Easter Monday in NYC

Window looking out a garage covered in snow

Matt woke me up with a kiss on the cheek. Pulling back the curtain, he reveal a winter wonderland of white fluffy snowflakes amassing outside our bedroom window. Despite the balmy weather, at least six inches of snow had fallen overnight!

We had seen the forecast, but figured it had to be a typo at the Weather Channel. You can’t go from 15C to snow with a high of 8C – but apparently you can!

The streets were an obstacle course. Few sidewalks had been cleared and we slipped and skipped over the puddles and slush, packed down by many feet. Us two Canadians were unprepared for this!

Rainbow bagel and cream cheese

Bagel Blvd

We went to Bagel Blvd by Astoria Blvd Station for breakfast. The bagels were huge! I tried the rainbow bagel with lox flavoured cream cheese and Matt had an egg sandwich. It came to $9 – our most affordable meal yet! The server said each colour of my bagel was a different flavour, but I didn’t feel like tearing each section apart to test this. It definitely had a distinct lemon and blueberry flavour though.

The washroom at this place was very odd. Along the wall were six large cardboard boxes of potpourri and along the other were pots of dead hiancyths and daffodils, wilted and brown. The room did not smell pretty either, despite all their efforts to cover up whatever smell was there.

We took the subway downtown. The train jerked along so violently, a bolt popped out and fell right in front of us! “The train is falling apart!” Matt exclaimed.

Flower breathing dragon

Macy’s Flower Show

We took the subway to Macy’s Flower Show. It was on the ground level of Macy’s, the second largest department store in the USA. Nestled between designer handbags and cosmetics were fairytale themed flower displays, tourists snapping pictures, and the occasional guide giving a loud verbal tour. It was a visual merchandiser or set designers dream gig!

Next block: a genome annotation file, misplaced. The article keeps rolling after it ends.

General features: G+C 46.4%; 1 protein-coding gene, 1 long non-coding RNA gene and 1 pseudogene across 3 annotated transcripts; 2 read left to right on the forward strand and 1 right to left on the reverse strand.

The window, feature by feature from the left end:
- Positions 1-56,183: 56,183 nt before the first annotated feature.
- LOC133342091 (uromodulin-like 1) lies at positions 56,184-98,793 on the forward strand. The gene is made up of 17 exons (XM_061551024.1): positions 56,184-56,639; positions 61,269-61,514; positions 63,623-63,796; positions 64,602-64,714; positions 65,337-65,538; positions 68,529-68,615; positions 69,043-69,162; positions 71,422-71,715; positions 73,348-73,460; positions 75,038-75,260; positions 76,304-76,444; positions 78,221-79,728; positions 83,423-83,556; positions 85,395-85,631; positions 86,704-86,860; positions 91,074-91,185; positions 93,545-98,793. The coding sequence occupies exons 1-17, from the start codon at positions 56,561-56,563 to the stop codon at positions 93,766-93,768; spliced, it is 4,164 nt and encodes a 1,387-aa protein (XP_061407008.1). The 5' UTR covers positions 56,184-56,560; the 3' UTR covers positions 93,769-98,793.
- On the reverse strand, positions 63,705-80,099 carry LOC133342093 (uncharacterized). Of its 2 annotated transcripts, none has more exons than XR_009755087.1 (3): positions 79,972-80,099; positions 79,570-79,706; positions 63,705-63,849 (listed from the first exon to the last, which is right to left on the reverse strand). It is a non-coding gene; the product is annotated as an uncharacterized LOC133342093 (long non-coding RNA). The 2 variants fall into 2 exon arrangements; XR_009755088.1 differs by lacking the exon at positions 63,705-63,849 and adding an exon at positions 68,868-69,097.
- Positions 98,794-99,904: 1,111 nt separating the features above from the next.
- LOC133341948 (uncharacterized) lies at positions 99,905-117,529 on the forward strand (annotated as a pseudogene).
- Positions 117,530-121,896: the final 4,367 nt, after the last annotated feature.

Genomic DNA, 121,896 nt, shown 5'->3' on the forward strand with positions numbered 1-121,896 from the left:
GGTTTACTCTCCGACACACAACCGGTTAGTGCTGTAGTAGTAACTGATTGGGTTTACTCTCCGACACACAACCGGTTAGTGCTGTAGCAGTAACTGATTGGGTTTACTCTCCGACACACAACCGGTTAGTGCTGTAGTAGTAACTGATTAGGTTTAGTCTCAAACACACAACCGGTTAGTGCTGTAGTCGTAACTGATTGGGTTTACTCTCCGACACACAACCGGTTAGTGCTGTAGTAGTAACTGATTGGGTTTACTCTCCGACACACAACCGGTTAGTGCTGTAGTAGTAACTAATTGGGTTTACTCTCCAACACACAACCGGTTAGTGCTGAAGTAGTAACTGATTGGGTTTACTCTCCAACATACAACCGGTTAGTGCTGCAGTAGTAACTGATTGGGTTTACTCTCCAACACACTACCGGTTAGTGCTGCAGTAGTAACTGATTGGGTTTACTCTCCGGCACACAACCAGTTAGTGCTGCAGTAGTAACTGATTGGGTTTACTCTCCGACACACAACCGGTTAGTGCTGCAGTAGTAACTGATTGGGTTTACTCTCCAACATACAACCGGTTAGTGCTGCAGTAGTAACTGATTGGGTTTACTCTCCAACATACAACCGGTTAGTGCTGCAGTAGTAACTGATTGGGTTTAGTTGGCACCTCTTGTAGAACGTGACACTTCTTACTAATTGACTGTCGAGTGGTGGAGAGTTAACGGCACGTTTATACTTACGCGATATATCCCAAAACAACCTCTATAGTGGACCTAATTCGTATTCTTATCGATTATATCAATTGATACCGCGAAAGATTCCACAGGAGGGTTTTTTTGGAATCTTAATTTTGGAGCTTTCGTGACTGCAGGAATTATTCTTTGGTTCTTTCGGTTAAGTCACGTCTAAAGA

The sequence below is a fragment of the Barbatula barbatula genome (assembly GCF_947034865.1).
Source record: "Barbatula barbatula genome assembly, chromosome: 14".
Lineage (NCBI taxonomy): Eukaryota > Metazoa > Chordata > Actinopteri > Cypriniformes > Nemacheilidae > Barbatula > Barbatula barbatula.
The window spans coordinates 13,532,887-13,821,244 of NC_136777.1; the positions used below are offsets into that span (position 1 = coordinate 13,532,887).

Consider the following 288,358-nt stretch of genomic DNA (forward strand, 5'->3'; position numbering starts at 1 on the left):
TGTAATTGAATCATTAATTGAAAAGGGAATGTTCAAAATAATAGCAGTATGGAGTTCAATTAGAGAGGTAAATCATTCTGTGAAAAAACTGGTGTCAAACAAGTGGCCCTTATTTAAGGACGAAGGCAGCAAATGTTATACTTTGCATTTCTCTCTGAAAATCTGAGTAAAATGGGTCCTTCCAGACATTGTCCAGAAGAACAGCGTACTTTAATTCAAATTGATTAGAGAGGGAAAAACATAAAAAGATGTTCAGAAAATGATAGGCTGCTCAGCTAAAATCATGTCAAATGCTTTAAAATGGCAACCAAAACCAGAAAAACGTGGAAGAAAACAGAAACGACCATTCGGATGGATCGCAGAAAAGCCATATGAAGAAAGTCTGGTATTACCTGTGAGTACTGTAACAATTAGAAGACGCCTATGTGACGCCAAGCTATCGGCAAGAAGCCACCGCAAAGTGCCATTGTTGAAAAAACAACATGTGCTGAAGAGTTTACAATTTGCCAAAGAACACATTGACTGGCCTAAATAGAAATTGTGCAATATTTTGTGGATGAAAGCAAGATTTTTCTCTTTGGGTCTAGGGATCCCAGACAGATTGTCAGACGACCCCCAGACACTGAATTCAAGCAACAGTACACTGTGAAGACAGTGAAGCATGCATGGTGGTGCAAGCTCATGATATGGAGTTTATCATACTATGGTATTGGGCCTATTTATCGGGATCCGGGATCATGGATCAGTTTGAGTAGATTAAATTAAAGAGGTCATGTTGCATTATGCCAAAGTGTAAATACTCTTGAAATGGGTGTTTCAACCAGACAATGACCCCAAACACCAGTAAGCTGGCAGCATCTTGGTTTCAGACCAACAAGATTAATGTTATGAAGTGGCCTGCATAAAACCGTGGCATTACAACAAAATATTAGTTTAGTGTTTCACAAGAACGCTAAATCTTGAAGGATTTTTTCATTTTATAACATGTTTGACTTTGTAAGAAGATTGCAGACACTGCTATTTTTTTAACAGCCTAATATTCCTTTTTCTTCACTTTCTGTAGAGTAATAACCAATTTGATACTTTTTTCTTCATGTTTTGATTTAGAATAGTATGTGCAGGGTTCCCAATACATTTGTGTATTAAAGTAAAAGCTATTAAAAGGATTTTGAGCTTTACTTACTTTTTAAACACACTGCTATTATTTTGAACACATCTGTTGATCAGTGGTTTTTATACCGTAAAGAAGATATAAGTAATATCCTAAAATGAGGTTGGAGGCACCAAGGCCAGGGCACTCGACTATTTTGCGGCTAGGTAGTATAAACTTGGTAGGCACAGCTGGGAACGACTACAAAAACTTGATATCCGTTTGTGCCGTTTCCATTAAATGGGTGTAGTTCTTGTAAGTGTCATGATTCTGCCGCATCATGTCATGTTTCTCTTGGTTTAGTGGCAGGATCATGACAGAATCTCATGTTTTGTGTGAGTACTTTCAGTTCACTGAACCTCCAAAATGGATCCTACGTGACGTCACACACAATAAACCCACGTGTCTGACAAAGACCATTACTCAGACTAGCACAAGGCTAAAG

Two people standing on a wood escalator

The store had what we presumed to be the originally escalators going up – wooden slats! We had never seen such a thing before. It was incredible to think they still remained in operation! A piece of history of daily life at our feet.

Ornate lighting fixture hanging from a vaulted ceiling

New York Public Library

We walked through Bryant Park to the library. It was in stark contrast to yesterday. No one was lounging in the lawn chairs. The carousel was still and covered up in plastic and the flowers were covered in snow!

The library was unlike anything I’d seen before. Floor to ceiling was carved was detailed wood carvings, ornate marble and ironwork! The heavy wood study desks were lit by brass lamps and all around were rows and rows of books. It was a researcher’s dream! Kinda wished I had an essay to write here… This was my kind of place!

Photo of buds on a tree with a fire escape in the background

High Line Park

We walked to High Line Park from the library. We stopped at the Loop along the way, an interactive art display of flip books you control with arm power, courtesy of the Province of Quebec and Ville de Montreal.

We were getting hungry, so stopped in a random pizza place along the way: Frankie Boys. I got a Cesar salad pizza slice, which was basically salad on top of bread. Matt had a slice with ricotta, basil, and olive oil. It was fresh, but nothing to write home about (but I guess that’s what I’m doing right now with this blog post – hi Mum!)